UZH-Logo

Maintenance Infos

Characterization of attaching and effacing Escherichia coli (AEEC) isolated from pigs and sheep


Fröhlicher, E. Characterization of attaching and effacing Escherichia coli (AEEC) isolated from pigs and sheep. 2008, University of Zurich, Vetsuisse Faculty.

Abstract

Attaching and effacing Escherichia coli (AEEC) are characterized by their ability to cause attaching-and-effacing (A/E) lesions in the gut mucosa of human and animal hosts leading to diarrhoea. The genetic determinants for the production of A/E lesions are located on the locus of enterocyte effacement (LEE), a pathogenicity island that also contains the genes encoding intimin (eae). This study reports data on the occurrence of eae positive E. coli carried by healthy pigs and sheep at the point of slaughter, and on serotypes, intimin variants, and further virulence factors of isolated AEEC strains.
Faecal samples from 198 finished pigs and 279 sheep were examined at slaughter. The proportion of eae positive samples was 89% for pigs and 55% for sheep. By colony dot-blot hybridization, AEEC were isolated from 50 and 53 randomly selected porcine and ovine samples and further characterized. Strains of the serotypes O2:H40, O3:H8 and O26:H11 were found in both pigs and sheep. In pigs O2:H40, O2:H49, O108:H9, O145:H28 and in sheep O2:H40, O26:H11, O70:H40, O146:H21 were the most prevalent serotypes among typable strains. Eleven different intimin types were detected. All but two ovine strains tested negative for the genes encoding Shiga toxins. All strains tested negative for the bfpA gene and the EAF plasmid. EAST1 (astA) was present in 18 of the isolated strains.
The data show that pigs and sheep are a source of serologically and genetically diverse intimin-harbouring E. coli strains. Most of the strains show characteristics of atypical enteropathogenic E. coli. Nevertheless, there are stx-negative AEEC strains belonging to serotypes and intimin types that are associated with classical enterohaemorrhagic E. coli strains.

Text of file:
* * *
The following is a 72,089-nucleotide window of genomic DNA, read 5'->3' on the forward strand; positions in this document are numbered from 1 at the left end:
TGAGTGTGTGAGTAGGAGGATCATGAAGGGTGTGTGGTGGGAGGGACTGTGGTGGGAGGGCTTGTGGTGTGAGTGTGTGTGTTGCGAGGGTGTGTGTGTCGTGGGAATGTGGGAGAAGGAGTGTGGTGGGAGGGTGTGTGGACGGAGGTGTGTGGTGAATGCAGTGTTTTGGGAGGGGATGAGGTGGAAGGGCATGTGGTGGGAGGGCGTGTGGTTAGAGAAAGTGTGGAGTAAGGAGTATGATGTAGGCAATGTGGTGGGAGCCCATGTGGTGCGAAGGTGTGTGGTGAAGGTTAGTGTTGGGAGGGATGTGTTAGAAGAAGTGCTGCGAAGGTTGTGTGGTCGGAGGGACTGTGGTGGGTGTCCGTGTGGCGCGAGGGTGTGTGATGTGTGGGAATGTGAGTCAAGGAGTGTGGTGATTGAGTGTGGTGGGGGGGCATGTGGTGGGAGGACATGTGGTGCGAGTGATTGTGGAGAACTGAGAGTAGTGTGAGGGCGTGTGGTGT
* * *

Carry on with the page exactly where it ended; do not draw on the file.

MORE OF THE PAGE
Attaching and effacing Escherichia coli (AEEC) are characterized by their ability to cause attaching-and-effacing (A/E) lesions in the gut mucosa of human and animal hosts leading to diarrhoea. The genetic determinants for the production of A/E lesions are located on the locus of enterocyte effacement (LEE), a pathogenicity island that also contains the genes encoding intimin (eae). This study reports data on the occurrence of eae positive E. coli carried by healthy pigs and sheep at the point of slaughter, and on serotypes, intimin variants, and further virulence factors of isolated AEEC strains.
Faecal samples from 198 finished pigs and 279 sheep were examined at slaughter. The proportion of eae positive samples was 89% for pigs and 55% for sheep. By colony dot-blot hybridization, AEEC were isolated from 50 and 53 randomly selected porcine and ovine samples and further characterized. Strains of the serotypes O2:H40, O3:H8 and O26:H11 were found in both pigs and sheep. In pigs O2:H40, O2:H49, O108:H9, O145:H28 and in sheep O2:H40, O26:H11, O70:H40, O146:H21 were the most prevalent serotypes among typable strains. Eleven different intimin types were detected. All but two ovine strains tested negative for the genes encoding Shiga toxins. All strains tested negative for the bfpA gene and the EAF plasmid. EAST1 (astA) was present in 18 of the isolated strains.
The data show that pigs and sheep are a source of serologically and genetically diverse intimin-harbouring E. coli strains. Most of the strains show characteristics of atypical enteropathogenic E. coli. Nevertheless, there are stx-negative AEEC strains belonging to serotypes and intimin types that are associated with classical enterohaemorrhagic E. coli strains.

Downloads

40 downloads since deposited on 03 Dec 2008
22 downloads since 12 months
Detailed statistics

Additional indexing

Item Type:Dissertation
Referees:Stephan R, Hoelzle L E
Communities & Collections:05 Vetsuisse Faculty > Institute of Food Safety and Hygiene
Dewey Decimal Classification:570 Life sciences; biology
610 Medicine & health
Language:English
Date:2008
Deposited On:03 Dec 2008 09:19
Last Modified:05 Apr 2016 12:38
Free access at:Related URL. An embargo period may apply.
Related URLs:https://www.zora.uzh.ch/4966/ (Organisation)
Permanent URL: https://doi.org/10.5167/uzh-6662

Download

[img]
Preview
Filetype: PDF
Size: 1MB

TrendTerms

TrendTerms displays relevant terms of the abstract of this publication and related documents on a map. The terms and their relations were extracted from ZORA using word statistics. Their timelines are taken from ZORA as well. The bubble size of a term is proportional to the number of documents where the term occurs. Red, orange, yellow and green colors are used for terms that occur in the current document; red indicates high interlinkedness of a term with other terms, orange, yellow and green decreasing interlinkedness. Blue is used for terms that have a relation with the terms in this document, but occur in other documents.
You can navigate and zoom the map. Mouse-hovering a term displays its timeline, clicking it yields the associated documents.

Author Collaborations